Learning JavaScript: Data Types and Variables

Learning JavaScript: Data Types and Variables

To paraphrase the title of an old computer science textbook, “Algorithms + Data = Programs.” The first step in learning a programming language such as JavaScript is to learn what types of data the language can work with. The second step is to learn how to store that data in variables. In this article I’ll discuss the different types of data you can work with in a JavaScript program and how to create and use variables to store and manipulate that data.

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To paraphrase the title of an old computer science textbook, “Algorithms + Data = Programs.” The first step in learning a programming language such as JavaScript is to learn what types of data the language can work with. The second step is to learn how to store that data in variables. In this article I’ll discuss the different types of data you can work with in a JavaScript program and how to create and use variables to store and manipulate that data.

JavaScript Data Types

Unlike a compiled programming language, JavaScript does not require you to declare the data type of a variable. However, internally, JavaScript keeps track of the type of data being stored in a variable.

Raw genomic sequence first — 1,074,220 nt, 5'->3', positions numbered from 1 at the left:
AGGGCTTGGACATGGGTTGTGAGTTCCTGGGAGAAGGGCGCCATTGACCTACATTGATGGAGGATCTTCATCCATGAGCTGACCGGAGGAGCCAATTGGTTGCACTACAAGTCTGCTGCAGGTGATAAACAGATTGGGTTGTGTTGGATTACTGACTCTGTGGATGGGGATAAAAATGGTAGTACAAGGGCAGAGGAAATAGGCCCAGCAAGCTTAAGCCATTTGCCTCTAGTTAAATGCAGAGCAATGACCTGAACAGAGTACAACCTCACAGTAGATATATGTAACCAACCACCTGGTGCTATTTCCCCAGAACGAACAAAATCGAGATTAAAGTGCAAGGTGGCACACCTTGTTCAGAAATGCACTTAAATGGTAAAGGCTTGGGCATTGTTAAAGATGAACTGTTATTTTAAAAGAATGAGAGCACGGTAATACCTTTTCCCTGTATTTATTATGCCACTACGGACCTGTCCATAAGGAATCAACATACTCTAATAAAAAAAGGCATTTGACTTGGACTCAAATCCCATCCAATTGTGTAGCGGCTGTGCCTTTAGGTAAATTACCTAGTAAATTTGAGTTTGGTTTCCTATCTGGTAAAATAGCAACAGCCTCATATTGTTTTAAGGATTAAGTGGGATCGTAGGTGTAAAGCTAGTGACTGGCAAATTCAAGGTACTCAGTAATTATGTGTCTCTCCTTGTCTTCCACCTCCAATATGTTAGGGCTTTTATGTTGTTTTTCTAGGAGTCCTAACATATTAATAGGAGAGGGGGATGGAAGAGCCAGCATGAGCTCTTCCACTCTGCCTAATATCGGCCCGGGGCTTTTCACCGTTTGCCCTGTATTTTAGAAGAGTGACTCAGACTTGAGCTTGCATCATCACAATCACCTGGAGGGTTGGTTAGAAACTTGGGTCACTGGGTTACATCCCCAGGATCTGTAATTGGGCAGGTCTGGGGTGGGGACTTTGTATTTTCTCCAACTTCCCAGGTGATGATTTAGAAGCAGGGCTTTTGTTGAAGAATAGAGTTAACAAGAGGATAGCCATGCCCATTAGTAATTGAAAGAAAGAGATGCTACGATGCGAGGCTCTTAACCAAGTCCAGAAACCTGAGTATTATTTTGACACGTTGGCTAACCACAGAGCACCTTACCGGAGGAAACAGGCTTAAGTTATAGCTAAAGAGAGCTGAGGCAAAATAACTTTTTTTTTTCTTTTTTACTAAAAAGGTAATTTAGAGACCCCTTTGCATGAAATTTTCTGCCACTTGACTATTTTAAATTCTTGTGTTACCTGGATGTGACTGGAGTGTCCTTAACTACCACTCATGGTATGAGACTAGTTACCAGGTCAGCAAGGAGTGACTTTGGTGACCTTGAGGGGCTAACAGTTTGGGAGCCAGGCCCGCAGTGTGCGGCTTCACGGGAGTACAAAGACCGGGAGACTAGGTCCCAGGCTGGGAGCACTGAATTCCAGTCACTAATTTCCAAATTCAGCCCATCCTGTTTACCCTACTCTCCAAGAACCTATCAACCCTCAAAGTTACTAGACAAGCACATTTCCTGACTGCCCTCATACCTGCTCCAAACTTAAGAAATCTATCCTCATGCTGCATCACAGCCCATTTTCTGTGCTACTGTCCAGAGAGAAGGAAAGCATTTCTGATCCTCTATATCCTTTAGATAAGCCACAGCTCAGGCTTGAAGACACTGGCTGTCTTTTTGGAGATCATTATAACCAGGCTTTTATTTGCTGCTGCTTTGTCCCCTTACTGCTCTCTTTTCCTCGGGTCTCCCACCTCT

The three fundamental types of data (also known as primitives) you can use in a JavaScript program are:

number: numeric values such as 100 or 3.14159

string: Textual data, which can include numbers and symbols

boolean: true or false values

There are other primitive types (BigIntSymbol, and undefined) but they are not important for your beginning education in JavaScript. There are three other data types in JavaScript — objectnull, and function — but I will also save the discussion of these types for another time.

Literal Data

When data is encountered in a program, that data is said to be literal data. For example, if I write:

print(100);

The value 100 is called a number literal. If I write:

print("Hello, world!");

The phrase “Hello, world!” is a string literal. Literals are found throughout a program and I needed to describe what literal data is to distinguish it from a variable, which is just a name for a storage location in memory that can hold data.

Determining the Data Type of a Literal

You can see what the type of a literal is by calling a special function: typeof. This function returns the type of data passed into it. Here are some examples of calling the typeof function on some literal data:

typeof(100); // returns "number"
typeof("hello"); // returns "string"
typeof(false); // returns "boolean"

As you become more experienced in JavaScript programming, you will find the typeof function useful for avoiding all types of logic errors in your programs.

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